Campaign finance violations alleged against Gardner by Colorado lawmaker
FEC complaint targets ‘decadent banquet’ at GOP megadonor’s Palm Beach mansion
Sen. Cory Gardner speaks before the arrival of President Donald Trump at a Keep America Great rally on Feb. 20, 2020, in Colorado Springs. (Michael Ciaglo/Getty Images)
Colorado Sen. Cory Gardner is facing new accusations of campaign-finance violations over his attendance earlier this year at a Palm Beach soirée hosted by Republican megadonors and a luxury champagne brand.
State Rep. Tom Sullivan, a Democrat from Aurora, told Newsline in an interview that he filed a formal complaint against Gardner with the Federal Election Commission last month, alleging that a campaign expenditure made in connection with the senator’s appearance at a Feb. 26 promotional event for Krug Champagne violated the Federal Election Campaign Act.
“Senator Gardner and the Campaign appear to have violated the Act and Commission regulations by converting campaign funds to personal use, or in the alternative, unlawfully accepting a corporate and possibly foreign-national contribution,” Sullivan’s complaint states. “As such, we respectfully request that the Commission immediately investigate these violations.”
Gardner’s campaign did not respond to requests for comment. By law, FEC enforcement matters are kept confidential until a case is resolved.
Sullivan’s allegations stem from Gardner’s attendance at the Krug Champagne party held at the Palm Beach mansion of Amy and John Phelan, a Republican donor and managing partner of private-equity firm MSD Capital. High-society magazine Town & Country described the event as a “decadent banquet” that “put most VIP club sections to shame,” part of a series of globe-spanning “Krug Encounters” presented by the company, a subsidiary of French conglomerate LVMH.
In April, Sullivan filed an initial complaint with the U.S. Senate Ethics Committee, alleging that Gardner’s attendance at the event violated congressional rules banning gifts worth more than $50 from lobbyists and corporations. A spokesman for Gardner later told the Denver Post that the campaign had paid the senator’s attendance with a $350 payment to LaForce, a New York-based public relations firm whose clients include Krug, on March 15.
But far from clearing the matter up, Sullivan said, that expenditure — formally disclosed in Gardner’s quarterly FEC campaign filing on April 15 — raised a host of new questions.
“So, wait a minute, are you using your campaign money to go to lavish parties down in Florida?” Sullivan said. “Or are you going and campaigning with foreign companies?”
‘Both of these scenarios are illegal’
In effect, Sullivan’s FEC complaint argues that the Gardner campaign’s explanation created an ethical Catch-22 — implicating the senator either in one set of campaign-finance violations or another.
On one hand, if Gardner didn’t fundraise or engage in other campaign activities at the Krug party, the complaint alleges, then the $350 payment to LaForce violates FEC rules prohibiting spending campaign funds for “personal use.”
“The Champagne Event involved expensive champagne, decadent food, and musical entertainment, and Senator Gardner has not made any statements indicating that he was conducting campaign or officeholder activities at the event,” the complaint states. “Rather, it appears that Senator Gardner was on a personal outing for pleasure and that his attendance had nothing to do with his role as a candidate or officeholder.”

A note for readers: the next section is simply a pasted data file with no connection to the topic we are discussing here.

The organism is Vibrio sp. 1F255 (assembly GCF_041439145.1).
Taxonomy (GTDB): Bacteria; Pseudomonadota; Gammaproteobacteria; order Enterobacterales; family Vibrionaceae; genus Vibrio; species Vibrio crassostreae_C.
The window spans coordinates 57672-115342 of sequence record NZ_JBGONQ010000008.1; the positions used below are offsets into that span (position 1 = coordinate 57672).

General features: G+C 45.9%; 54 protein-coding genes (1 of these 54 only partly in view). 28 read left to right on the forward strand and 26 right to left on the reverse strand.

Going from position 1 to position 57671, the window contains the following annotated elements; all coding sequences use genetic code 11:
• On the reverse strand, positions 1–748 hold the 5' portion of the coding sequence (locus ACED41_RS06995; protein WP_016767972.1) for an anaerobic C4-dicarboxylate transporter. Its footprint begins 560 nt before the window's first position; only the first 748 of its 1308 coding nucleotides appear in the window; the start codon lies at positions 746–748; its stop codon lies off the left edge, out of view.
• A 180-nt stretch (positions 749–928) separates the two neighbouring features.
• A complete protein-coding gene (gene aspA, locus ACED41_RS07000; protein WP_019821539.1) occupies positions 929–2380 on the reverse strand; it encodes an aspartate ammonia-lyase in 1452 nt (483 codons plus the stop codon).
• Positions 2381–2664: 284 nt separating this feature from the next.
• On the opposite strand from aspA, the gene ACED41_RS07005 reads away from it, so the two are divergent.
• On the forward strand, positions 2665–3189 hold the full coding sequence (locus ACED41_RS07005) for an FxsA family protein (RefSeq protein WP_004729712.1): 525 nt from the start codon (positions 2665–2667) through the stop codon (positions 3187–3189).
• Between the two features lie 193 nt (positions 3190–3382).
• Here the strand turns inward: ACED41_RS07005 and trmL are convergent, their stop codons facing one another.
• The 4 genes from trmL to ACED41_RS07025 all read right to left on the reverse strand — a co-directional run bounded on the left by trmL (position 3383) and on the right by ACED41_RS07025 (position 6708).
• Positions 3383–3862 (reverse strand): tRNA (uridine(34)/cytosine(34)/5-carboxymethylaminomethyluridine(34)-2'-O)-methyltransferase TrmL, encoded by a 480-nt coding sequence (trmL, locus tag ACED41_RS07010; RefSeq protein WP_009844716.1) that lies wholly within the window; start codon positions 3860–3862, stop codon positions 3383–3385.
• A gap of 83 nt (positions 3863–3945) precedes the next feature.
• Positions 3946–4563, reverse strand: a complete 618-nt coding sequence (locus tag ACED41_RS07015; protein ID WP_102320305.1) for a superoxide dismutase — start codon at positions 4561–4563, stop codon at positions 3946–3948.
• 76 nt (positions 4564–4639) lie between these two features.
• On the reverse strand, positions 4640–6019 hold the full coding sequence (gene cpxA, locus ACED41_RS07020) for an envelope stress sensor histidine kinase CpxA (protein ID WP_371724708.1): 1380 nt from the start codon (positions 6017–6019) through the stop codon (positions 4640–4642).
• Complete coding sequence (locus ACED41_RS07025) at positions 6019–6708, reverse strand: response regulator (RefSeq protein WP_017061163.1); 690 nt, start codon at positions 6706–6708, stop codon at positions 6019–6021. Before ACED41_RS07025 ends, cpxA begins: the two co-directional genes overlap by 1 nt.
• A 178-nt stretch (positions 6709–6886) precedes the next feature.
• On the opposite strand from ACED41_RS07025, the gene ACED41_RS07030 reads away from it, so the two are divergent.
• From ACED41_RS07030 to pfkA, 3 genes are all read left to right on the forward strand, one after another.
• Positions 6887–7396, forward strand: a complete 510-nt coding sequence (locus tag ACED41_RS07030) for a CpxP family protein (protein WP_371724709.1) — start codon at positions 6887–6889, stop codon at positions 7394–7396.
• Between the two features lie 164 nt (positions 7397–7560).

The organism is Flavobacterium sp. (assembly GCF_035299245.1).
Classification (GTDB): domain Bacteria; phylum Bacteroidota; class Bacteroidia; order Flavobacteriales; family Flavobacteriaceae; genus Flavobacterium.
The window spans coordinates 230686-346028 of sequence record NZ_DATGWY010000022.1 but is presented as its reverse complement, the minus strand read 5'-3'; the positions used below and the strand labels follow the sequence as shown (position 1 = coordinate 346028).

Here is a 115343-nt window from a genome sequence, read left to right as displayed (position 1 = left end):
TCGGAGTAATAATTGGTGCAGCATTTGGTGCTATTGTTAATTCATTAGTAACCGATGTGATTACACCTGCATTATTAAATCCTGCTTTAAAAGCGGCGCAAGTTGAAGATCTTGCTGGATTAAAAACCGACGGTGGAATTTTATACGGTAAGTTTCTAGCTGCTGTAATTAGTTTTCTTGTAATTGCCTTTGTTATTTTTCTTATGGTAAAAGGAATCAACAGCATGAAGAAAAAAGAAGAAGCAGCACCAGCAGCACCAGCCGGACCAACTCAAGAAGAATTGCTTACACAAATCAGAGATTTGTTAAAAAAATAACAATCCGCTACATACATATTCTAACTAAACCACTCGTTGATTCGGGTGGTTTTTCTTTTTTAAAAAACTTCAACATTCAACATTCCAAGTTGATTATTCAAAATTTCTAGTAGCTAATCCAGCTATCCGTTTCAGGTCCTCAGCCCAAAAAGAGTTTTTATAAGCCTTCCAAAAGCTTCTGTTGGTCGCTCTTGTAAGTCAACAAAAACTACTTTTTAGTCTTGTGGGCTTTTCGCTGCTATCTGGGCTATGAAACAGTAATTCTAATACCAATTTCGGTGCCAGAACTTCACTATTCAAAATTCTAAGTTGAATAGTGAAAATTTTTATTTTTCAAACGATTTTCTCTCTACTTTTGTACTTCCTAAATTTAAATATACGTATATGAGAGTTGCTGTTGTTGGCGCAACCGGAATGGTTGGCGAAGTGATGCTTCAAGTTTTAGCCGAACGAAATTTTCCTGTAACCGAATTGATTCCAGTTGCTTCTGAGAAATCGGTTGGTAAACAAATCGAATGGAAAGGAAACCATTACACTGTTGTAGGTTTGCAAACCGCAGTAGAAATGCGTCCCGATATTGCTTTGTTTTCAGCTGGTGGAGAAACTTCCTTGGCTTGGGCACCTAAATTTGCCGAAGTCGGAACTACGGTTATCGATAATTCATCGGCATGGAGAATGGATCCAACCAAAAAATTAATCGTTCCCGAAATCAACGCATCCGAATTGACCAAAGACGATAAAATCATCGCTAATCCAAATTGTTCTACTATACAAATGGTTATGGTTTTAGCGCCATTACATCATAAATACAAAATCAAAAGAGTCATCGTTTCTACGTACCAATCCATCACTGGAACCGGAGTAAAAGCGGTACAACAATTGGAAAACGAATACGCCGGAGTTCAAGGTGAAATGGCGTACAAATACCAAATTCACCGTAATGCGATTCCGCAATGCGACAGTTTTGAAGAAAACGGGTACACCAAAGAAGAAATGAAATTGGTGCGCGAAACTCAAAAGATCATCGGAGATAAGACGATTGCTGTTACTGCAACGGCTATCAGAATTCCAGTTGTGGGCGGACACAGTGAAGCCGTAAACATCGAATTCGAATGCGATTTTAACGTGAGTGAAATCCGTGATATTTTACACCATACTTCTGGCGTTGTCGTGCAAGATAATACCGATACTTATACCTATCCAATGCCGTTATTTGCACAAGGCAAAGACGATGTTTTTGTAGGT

If, on the other hand, Gardner’s attendance was campaign-related, the party constituted a wide range of violations by both Gardner and Krug, the complaint alleges. Candidates for federal office are barred from accepting contributions of any kind directly from corporations, and FEC rules also prohibit corporations from “facilitating the making of contributions” to federal candidates. If Krug, which is headquartered in France, paid for such an event itself, it would further violate rules prohibiting contributions from foreign nationals.
“As such, if Senator Gardner and the Campaign did not violate the personal-use prohibition, then they violated the Act by accepting a corporate contribution, possibly from a foreign national,” the complaint states. “Both of these scenarios are illegal and warrant immediate investigation.”
FEC disclosures show that Gardner’s 2014 Senate campaign received maximum contributions of $2,600 from both John and Amy Phelan, who reside part-time in an Aspen chalet described by Architectural Digest as “the ultimate art-world party pad.” John Phelan also contributed $33,900 to the National Republican Senatorial Committee in 2018, when Gardner chaired the group.
Other guests at the Phelans’ mansion on Feb. 26, according to Town & Country, included Cuban-American billionaire Pepe Fanjul, a longtime conservative donor and heir to the Fanjul sugar fortune, and Steve Wynn, the billionaire casino magnate who resigned as the Republican Party’s national finance chair following sexual harassment allegations in 2018.
Sullivan, who was elected to the Colorado House of Representatives in 2018, is a longtime Gardner critic. Sullivan’s son Alex was fatally shot in the 2012 Aurora theater shooting, and he has frequently criticized the Republican senator for failing to meet with him and for continuing to oppose gun-control legislation.
“I know how difficult it is to get people to write you a check, and I know what they expect when they send money to you,” Sullivan said. “They’re expecting you to go out there and work to get yourself re-elected and listen to their ideals — not to go to Florida to hobnob with millionaires and billionaires, drinking thousand-dollar glasses of wine.”
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